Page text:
SAO PAULO (Reuters) – Boeing Co’s recently aborted $4.2 billion (3.3 billion pounds) agreement to buy the commercial jet-making operations of Brazil’s Embraer specifically forbade either party from calling it off because of a pandemic or a global economic recession, Reuters has found.
FILE PHOTO: The logo of Brazilian planemaker Embraer SA is seen at the company’s headquarters in Sao Jose dos Campos, Brazil February 28, 2018. REUTERS/Roosevelt Cassio
As the aviation industry grapples with its worst crisis in generations due to the coronavirus pandemic, analysts now say the deal’s contract backed Boeing into a corner when financial conditions worsened globally, pushing it to find a different exit route on the deal. Boeing says it backed out because Embraer failed to meet unnamed conditions.
Potential dealbreakers are often described in contracts as material adverse events. But Boeing and Embraer wrote out a laundry list in the contract signed in January 2019, which Reuters reviewed, of 10 conditions that would not qualify as the kind of material adverse events that could be a pretext for cancelling the deal. A pandemic and any changes to the global economy were among them.
On Wednesday, S&P lowered Boeing’s credit rating to just one notch above junk. Meanwhile, the U.S. planemaker announced it would lay off 16,000 people – close to the total number of workers Embraer employs – and that it had already drawn down its entire credit line and was working on a bond offering.
“We will be a smaller company for a while,” Boeing Chief Executive David Calhoun said on Wednesday after the planemaker disclosed quarterly results.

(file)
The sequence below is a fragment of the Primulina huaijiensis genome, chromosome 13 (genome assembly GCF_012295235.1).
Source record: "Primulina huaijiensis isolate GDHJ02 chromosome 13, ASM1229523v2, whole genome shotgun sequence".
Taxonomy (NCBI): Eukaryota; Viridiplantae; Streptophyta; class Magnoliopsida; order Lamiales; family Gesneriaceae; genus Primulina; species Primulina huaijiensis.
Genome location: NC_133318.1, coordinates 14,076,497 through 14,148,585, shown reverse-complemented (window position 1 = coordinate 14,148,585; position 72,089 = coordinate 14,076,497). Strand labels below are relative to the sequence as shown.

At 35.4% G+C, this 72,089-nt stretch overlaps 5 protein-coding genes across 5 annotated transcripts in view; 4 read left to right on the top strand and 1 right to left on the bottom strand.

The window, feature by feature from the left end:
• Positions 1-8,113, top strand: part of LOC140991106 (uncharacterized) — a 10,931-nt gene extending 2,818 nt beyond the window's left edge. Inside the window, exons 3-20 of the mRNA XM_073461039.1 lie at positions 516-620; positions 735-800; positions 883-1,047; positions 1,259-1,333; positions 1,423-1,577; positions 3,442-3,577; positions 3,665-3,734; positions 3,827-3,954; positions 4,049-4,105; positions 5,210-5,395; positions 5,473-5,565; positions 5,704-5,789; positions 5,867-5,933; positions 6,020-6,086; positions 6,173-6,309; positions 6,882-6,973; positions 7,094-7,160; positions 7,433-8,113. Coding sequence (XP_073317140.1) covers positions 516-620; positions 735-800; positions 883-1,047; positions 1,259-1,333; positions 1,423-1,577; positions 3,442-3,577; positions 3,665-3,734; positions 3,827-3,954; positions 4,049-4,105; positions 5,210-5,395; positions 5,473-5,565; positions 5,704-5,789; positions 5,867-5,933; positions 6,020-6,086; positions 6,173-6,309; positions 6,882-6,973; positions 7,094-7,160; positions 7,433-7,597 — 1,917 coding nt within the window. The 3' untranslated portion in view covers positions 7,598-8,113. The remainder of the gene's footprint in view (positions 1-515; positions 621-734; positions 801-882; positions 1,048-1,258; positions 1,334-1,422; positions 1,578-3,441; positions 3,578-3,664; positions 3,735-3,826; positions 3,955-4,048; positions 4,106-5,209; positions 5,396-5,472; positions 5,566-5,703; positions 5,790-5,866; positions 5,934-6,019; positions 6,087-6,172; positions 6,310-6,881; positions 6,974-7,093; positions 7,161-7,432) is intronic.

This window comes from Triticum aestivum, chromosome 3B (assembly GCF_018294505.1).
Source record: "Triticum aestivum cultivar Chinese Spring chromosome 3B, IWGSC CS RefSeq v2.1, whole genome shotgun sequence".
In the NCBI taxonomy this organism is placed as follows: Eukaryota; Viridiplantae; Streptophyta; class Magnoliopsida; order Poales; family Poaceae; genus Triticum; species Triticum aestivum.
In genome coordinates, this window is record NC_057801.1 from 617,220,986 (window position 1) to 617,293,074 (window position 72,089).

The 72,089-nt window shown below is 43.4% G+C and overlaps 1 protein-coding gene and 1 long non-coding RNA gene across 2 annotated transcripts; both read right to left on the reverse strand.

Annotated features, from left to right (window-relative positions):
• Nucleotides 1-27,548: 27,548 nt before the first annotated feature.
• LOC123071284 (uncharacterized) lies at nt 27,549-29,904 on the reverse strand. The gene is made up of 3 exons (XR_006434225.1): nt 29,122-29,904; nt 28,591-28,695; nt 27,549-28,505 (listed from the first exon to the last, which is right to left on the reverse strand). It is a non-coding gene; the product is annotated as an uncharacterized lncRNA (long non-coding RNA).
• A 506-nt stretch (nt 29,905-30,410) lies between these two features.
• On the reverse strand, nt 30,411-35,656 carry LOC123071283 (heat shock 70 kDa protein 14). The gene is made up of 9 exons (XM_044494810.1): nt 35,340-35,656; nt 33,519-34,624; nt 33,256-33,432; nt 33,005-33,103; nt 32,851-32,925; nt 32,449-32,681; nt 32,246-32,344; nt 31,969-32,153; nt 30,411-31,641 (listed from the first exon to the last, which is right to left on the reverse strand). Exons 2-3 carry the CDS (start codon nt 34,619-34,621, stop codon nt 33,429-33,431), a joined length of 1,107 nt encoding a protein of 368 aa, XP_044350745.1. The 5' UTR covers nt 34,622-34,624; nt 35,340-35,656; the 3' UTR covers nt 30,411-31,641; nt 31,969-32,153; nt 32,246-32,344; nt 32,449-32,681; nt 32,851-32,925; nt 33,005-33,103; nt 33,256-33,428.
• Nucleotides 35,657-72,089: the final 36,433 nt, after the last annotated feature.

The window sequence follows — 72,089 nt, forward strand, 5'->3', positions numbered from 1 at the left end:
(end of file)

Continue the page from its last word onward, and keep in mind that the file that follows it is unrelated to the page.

However, just days earlier, when Boeing called off its deal with Embraer, the U.S. planemaker did not mention adverse conditions within the company or the economy. Instead, it said its ex partner “failed to satisfy a number of important conditions in the contract.”
Boeing has not publicly disclosed what those conditions were, but sources told Reuters over the weekend that the U.S. planemaker raised objections about funding and legal matters.
Embraer says it did indeed meet all conditions and has taken Boeing to arbitration.
Either way, the contract says Boeing could have waived any unmet conditions on the part of Embraer, but the U.S. planemaker decided not to do so and canceled the deal instead.
Both Embraer and Boeing declined to comment on the contract.
“Boeing couldn’t afford this deal and they found a way to get out of their obligations,” said Scott Hamilton, a longtime aviation consultant at Leeham Company. “They just had to find a way to axe the deal and retain those $4 billion.”
Under the contract signed in January 2019, Boeing would have taken over Embraer’s commercial aviation unit, paying $4.21 billion for an 80% stake. At the time, demand for jets was soaring with no end in sight and Embraer was feeling the pinch of fighting against titans Boeing and Airbus as an independent planemaker.
The coronavirus crisis worsened in March and Boeing started openly discussing some form of U.S. government assistance, as it was also getting nearer to closing the Embraer deal. Several countries had granted antitrust approvals and Embraer had finished carving out its commercial aviation unit as well as built new headquarters for after Boeing’s takeover.
Besides “epidemics or pandemics,” and changes in the world’s economy, wars and natural disasters were also barred as reasons to cancel the deal.
Embraer’s market value fell by over two-thirds to $1 billion during the crisis, leading analysts to begin worrying that the deal would fall apart or at least be renegotiated.
“On an ordinary basis, Boeing would have repriced the deal,” Hamilton said.
But the contract banned Boeing from walking away due to “any change in the market price” of Embraer shares. Other conditions that would not allow Boeing to walk away included if Embraer’s credit ratings were downgraded or if it failed to meet its own revenue or earnings forecasts.
It is unclear who requested that the contract be this restrictive.
Reporting by Marcelo Rochabrun in Sao Paulo; Additional reporting by Tim Hepher in Paris, Tracy Rucinski in Chicago and David Shepardson in Washington; Editing by Christian Plumb and Andrea Ricci